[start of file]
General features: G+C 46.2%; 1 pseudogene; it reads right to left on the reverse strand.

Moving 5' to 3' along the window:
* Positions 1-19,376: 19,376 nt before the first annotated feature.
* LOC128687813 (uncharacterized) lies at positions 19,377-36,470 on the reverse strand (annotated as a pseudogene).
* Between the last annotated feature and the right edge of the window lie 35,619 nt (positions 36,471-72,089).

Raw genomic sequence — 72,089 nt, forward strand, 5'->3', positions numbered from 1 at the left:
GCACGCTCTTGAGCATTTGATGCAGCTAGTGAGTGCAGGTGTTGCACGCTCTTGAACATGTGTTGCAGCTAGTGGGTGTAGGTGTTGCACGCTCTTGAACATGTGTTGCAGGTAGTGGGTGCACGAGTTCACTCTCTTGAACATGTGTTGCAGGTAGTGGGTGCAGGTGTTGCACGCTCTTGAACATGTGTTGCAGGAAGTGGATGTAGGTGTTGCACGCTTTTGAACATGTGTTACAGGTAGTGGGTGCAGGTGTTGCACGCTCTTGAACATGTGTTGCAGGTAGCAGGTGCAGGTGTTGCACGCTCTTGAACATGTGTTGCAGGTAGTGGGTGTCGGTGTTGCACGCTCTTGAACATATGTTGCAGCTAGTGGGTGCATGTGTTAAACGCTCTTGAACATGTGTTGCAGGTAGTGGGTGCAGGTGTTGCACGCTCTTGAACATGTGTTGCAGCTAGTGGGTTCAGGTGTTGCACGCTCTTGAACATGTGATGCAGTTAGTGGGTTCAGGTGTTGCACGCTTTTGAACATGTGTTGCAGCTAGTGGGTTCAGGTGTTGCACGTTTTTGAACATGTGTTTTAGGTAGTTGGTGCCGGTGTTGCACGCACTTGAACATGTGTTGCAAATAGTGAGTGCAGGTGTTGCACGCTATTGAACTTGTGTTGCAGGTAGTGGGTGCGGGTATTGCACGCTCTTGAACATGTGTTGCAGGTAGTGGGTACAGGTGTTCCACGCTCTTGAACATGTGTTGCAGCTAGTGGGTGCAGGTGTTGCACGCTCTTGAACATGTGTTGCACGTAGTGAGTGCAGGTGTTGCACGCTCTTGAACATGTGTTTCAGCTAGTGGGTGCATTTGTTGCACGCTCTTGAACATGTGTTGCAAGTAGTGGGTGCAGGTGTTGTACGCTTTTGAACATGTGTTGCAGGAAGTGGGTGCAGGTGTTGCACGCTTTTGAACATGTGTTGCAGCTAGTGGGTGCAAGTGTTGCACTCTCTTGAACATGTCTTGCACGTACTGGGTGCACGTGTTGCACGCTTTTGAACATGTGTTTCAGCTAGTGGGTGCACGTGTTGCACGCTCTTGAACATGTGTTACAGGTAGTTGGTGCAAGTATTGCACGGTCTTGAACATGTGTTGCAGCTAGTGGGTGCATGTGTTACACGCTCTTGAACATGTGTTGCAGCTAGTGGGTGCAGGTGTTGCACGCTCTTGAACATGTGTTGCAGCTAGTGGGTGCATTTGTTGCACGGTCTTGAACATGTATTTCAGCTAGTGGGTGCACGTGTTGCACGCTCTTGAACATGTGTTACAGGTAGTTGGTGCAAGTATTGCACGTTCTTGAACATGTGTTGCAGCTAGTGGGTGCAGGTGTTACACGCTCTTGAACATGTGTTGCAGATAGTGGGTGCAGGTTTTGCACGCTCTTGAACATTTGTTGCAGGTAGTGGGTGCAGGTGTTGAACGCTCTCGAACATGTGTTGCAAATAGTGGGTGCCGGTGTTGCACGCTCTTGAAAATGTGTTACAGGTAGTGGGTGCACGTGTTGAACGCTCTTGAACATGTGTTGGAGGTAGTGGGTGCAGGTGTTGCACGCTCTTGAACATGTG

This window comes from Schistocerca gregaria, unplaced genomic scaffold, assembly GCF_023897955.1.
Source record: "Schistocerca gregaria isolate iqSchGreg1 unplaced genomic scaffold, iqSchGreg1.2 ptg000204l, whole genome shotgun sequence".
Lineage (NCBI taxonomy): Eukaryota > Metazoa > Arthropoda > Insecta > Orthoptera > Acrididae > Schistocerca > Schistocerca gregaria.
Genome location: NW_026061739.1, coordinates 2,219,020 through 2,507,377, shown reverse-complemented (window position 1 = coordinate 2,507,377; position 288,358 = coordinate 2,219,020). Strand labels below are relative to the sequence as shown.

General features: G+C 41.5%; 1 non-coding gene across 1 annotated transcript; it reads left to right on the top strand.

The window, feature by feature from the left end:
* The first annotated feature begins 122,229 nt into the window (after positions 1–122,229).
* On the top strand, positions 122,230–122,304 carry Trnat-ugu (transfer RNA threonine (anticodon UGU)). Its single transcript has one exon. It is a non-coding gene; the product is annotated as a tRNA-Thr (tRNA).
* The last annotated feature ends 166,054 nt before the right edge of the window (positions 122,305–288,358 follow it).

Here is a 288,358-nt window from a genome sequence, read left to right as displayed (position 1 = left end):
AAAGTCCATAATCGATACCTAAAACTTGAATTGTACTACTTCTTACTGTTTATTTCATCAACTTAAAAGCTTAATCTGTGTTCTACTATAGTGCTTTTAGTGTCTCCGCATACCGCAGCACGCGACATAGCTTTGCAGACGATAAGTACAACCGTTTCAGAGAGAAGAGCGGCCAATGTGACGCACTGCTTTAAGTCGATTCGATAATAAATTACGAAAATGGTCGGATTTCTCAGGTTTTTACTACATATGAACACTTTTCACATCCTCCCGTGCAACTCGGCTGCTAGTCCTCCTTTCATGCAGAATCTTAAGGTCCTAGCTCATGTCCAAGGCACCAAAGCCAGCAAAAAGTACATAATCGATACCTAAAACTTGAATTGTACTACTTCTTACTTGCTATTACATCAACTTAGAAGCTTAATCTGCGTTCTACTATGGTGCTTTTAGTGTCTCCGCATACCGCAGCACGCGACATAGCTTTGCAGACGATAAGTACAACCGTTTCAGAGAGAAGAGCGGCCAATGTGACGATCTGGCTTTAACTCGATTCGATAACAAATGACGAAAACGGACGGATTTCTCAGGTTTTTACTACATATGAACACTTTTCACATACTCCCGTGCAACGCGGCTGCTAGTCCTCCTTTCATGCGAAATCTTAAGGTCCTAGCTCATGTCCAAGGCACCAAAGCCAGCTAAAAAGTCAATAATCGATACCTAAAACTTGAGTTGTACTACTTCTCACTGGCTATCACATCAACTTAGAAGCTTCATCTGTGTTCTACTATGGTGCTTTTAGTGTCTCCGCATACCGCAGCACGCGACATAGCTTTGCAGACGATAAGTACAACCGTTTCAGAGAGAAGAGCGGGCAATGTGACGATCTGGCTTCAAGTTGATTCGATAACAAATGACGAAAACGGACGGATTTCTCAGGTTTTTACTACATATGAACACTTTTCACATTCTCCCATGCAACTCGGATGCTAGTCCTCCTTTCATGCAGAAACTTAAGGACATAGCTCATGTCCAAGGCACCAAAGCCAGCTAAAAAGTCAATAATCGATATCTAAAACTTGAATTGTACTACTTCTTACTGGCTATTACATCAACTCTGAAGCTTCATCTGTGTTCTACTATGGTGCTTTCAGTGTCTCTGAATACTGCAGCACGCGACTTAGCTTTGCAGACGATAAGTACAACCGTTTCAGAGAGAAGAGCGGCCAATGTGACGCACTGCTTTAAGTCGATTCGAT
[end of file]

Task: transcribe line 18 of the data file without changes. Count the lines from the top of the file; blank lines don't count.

AAAGTCCATAATCGATACCTAAAACTTGAATTGTACTACTTCTTACTGTTTATTTCATCAACTTAAAAGCTTAATCTGTGTTCTACTATAGTGCTTTTAGTGTCTCCGCATACCGCAGCACGCGACATAGCTTTGCAGACGATAAGTACAACCGTTTCAGAGAGAAGAGCGGCCAATGTGACGCACTGCTTTAAGTCGATTCGATAATAAATTACGAAAATGGTCGGATTTCTCAGGTTTTTACTACATATGAACACTTTTCACATCCTCCCGTGCAACTCGGCTGCTAGTCCTCCTTTCATGCAGAATCTTAAGGTCCTAGCTCATGTCCAAGGCACCAAAGCCAGCAAAAAGTACATAATCGATACCTAAAACTTGAATTGTACTACTTCTTACTTGCTATTACATCAACTTAGAAGCTTAATCTGCGTTCTACTATGGTGCTTTTAGTGTCTCCGCATACCGCAGCACGCGACATAGCTTTGCAGACGATAAGTACAACCGTTTCAGAGAGAAGAGCGGCCAATGTGACGATCTGGCTTTAACTCGATTCGATAACAAATGACGAAAACGGACGGATTTCTCAGGTTTTTACTACATATGAACACTTTTCACATACTCCCGTGCAACGCGGCTGCTAGTCCTCCTTTCATGCGAAATCTTAAGGTCCTAGCTCATGTCCAAGGCACCAAAGCCAGCTAAAAAGTCAATAATCGATACCTAAAACTTGAGTTGTACTACTTCTCACTGGCTATCACATCAACTTAGAAGCTTCATCTGTGTTCTACTATGGTGCTTTTAGTGTCTCCGCATACCGCAGCACGCGACATAGCTTTGCAGACGATAAGTACAACCGTTTCAGAGAGAAGAGCGGGCAATGTGACGATCTGGCTTCAAGTTGATTCGATAACAAATGACGAAAACGGACGGATTTCTCAGGTTTTTACTACATATGAACACTTTTCACATTCTCCCATGCAACTCGGATGCTAGTCCTCCTTTCATGCAGAAACTTAAGGACATAGCTCATGTCCAAGGCACCAAAGCCAGCTAAAAAGTCAATAATCGATATCTAAAACTTGAATTGTACTACTTCTTACTGGCTATTACATCAACTCTGAAGCTTCATCTGTGTTCTACTATGGTGCTTTCAGTGTCTCTGAATACTGCAGCACGCGACTTAGCTTTGCAGACGATAAGTACAACCGTTTCAGAGAGAAGAGCGGCCAATGTGACGCACTGCTTTAAGTCGATTCGAT